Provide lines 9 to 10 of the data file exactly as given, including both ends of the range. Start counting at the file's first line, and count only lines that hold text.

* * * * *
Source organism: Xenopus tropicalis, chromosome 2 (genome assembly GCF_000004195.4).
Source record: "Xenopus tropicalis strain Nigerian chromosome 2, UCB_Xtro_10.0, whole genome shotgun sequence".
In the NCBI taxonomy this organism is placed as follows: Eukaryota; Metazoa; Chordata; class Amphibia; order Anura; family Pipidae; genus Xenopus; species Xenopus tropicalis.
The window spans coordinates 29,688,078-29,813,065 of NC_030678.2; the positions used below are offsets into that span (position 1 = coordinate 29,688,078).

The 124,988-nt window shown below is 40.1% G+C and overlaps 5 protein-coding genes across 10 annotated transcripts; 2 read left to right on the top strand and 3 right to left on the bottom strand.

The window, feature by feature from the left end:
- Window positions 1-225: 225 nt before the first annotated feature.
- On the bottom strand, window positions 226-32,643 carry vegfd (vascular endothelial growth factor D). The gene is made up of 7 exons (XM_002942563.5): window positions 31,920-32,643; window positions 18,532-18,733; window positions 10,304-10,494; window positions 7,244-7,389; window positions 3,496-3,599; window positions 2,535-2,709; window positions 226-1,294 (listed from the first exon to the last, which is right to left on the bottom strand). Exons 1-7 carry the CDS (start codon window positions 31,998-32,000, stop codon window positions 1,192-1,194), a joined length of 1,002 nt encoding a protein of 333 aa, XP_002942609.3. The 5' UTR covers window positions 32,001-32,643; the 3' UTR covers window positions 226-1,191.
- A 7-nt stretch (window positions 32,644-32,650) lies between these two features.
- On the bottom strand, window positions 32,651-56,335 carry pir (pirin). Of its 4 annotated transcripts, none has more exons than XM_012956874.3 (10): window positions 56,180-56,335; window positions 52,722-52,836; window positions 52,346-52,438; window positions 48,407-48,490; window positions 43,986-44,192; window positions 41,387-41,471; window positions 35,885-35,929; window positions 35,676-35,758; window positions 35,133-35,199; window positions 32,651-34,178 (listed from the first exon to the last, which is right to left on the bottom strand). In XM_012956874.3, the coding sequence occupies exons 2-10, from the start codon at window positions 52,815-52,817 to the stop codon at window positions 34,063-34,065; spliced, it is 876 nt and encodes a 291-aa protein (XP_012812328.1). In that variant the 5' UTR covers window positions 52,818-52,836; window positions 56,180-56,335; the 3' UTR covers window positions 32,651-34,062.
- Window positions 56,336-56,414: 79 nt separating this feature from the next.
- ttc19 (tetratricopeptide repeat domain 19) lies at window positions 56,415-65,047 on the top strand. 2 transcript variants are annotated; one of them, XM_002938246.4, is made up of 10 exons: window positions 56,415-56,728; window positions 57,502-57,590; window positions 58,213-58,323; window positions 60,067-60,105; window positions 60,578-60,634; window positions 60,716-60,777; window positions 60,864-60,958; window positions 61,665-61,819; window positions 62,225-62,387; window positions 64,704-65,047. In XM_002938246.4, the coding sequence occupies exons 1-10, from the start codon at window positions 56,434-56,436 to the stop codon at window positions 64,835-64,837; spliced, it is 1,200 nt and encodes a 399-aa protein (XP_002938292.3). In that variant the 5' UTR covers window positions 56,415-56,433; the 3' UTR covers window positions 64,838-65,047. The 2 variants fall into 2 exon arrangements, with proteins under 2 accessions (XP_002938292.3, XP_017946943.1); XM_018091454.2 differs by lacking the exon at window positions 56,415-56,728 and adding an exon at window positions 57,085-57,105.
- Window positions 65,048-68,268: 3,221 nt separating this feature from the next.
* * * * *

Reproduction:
- A 7-nt stretch (window positions 32,644-32,650) lies between these two features.
- On the bottom strand, window positions 32,651-56,335 carry pir (pirin). Of its 4 annotated transcripts, none has more exons than XM_012956874.3 (10): window positions 56,180-56,335; window positions 52,722-52,836; window positions 52,346-52,438; window positions 48,407-48,490; window positions 43,986-44,192; window positions 41,387-41,471; window positions 35,885-35,929; window positions 35,676-35,758; window positions 35,133-35,199; window positions 32,651-34,178 (listed from the first exon to the last, which is right to left on the bottom strand). In XM_012956874.3, the coding sequence occupies exons 2-10, from the start codon at window positions 52,815-52,817 to the stop codon at window positions 34,063-34,065; spliced, it is 876 nt and encodes a 291-aa protein (XP_012812328.1). In that variant the 5' UTR covers window positions 52,818-52,836; window positions 56,180-56,335; the 3' UTR covers window positions 32,651-34,062.